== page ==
P.Z. Myers has a very helpful post up explaining the biological details behind the Michael Behe quote mine I reported on here. Basically, Behe’s treatment of the subject was even worse than I realized. Recall that Behe was arguing that straightforward reasoning from Darwinian principles led certain mathematicians astray in resolving problems related to morphogenesis. Myers replies as follows:
But there are other problems with Behe’s claim. What he’s about to explain are not “basic features of life”, but the specifics of metazoan pattern formation. We know already that there are multiple ways you can generate patterns in an organism; the “mistake” we saw made was that developmental biologists sensibly proposed the simplest explanation first, as wise old Ockham would have instructed us, and discarded that as more complications were discovered.
Another error by Behe: these were not ideas derived from “Darwin’s theory”. Darwin’s theory was a general description of how organisms evolved. He did not know anything about genes, morphogens, reaction-diffusion models, computers, or any of the concepts used in this kind of work.
And finally, the early conclusions were not opposite biological reality. The early modeling is still useful and can be used to explain what’s going on in, for instance, vertebrates; it simply turned out that the animal model used in early investigations of the molecular basis of pattern formation, Drosophila, is highly derived and has acquired some very specific, hard-coded regulatory elements on top of a general principle.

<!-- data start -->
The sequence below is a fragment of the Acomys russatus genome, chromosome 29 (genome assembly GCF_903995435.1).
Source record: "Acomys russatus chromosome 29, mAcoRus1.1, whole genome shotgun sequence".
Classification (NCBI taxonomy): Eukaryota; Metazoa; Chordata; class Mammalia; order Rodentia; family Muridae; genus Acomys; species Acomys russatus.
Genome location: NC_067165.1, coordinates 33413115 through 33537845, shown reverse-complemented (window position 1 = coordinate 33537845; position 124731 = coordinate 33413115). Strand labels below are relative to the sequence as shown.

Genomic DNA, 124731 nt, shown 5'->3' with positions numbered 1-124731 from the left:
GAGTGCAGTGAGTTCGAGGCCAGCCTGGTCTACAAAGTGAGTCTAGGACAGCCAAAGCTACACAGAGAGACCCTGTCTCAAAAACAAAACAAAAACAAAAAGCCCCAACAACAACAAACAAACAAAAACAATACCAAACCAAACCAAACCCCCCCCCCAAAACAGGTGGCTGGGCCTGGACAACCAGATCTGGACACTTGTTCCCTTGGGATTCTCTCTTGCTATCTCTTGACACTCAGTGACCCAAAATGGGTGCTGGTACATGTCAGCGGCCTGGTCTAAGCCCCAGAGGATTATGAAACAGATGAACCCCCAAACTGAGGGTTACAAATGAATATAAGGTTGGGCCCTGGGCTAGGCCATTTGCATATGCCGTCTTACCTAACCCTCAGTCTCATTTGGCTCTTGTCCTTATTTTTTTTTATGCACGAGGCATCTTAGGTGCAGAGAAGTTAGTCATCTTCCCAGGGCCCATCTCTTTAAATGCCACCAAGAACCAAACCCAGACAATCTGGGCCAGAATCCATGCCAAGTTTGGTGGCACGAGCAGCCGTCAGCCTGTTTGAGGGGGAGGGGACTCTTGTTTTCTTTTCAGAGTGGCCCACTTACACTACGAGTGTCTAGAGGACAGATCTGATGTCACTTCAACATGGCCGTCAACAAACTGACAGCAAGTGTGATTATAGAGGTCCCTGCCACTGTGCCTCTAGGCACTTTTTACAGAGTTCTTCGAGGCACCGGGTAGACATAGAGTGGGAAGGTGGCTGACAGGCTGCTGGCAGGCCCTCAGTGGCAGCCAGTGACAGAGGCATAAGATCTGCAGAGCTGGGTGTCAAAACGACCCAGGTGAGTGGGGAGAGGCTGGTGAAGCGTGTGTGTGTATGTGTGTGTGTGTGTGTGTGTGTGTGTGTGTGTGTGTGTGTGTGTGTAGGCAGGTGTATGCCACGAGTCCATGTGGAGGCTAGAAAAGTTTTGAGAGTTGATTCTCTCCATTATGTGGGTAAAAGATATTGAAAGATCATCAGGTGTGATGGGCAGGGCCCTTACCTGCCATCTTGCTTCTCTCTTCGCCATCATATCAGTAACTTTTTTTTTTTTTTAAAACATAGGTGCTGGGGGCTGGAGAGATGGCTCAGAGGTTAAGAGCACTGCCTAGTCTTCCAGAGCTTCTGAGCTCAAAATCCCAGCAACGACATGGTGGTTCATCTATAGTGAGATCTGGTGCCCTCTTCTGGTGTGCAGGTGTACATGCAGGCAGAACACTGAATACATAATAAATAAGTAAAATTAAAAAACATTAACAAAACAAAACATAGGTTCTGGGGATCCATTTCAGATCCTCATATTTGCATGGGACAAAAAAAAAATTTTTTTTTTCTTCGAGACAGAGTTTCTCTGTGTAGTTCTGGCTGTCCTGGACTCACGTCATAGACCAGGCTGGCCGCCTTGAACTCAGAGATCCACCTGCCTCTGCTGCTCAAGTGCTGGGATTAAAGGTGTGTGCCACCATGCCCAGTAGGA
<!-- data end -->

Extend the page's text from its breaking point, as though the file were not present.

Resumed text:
I have occasionally commented that one of the reasons I spend so much time pondering creationist claims is that I learn lots of real science by researching their errors. P.Z.’s post is a useful reminder of that fact:
Mathematicians weren’t “fooled”. They were trying to model how, for instance, a chemical gradient could be transformed into a reiterating pattern of specific activation of other chemicals. It was good stuff; read some of Hans Meinhardt’s modeling work, for instance, which was very useful in explaining patterns of gene activation, once the genes had been identified. It was also not just free-floating speculation with a computer–Klaus Sander, as one example, was an excellent experimentalist who postulated the existence of gradients of morphogens from perturbations of embryos before the specific molecular agents were identified.
Go read the whole thing!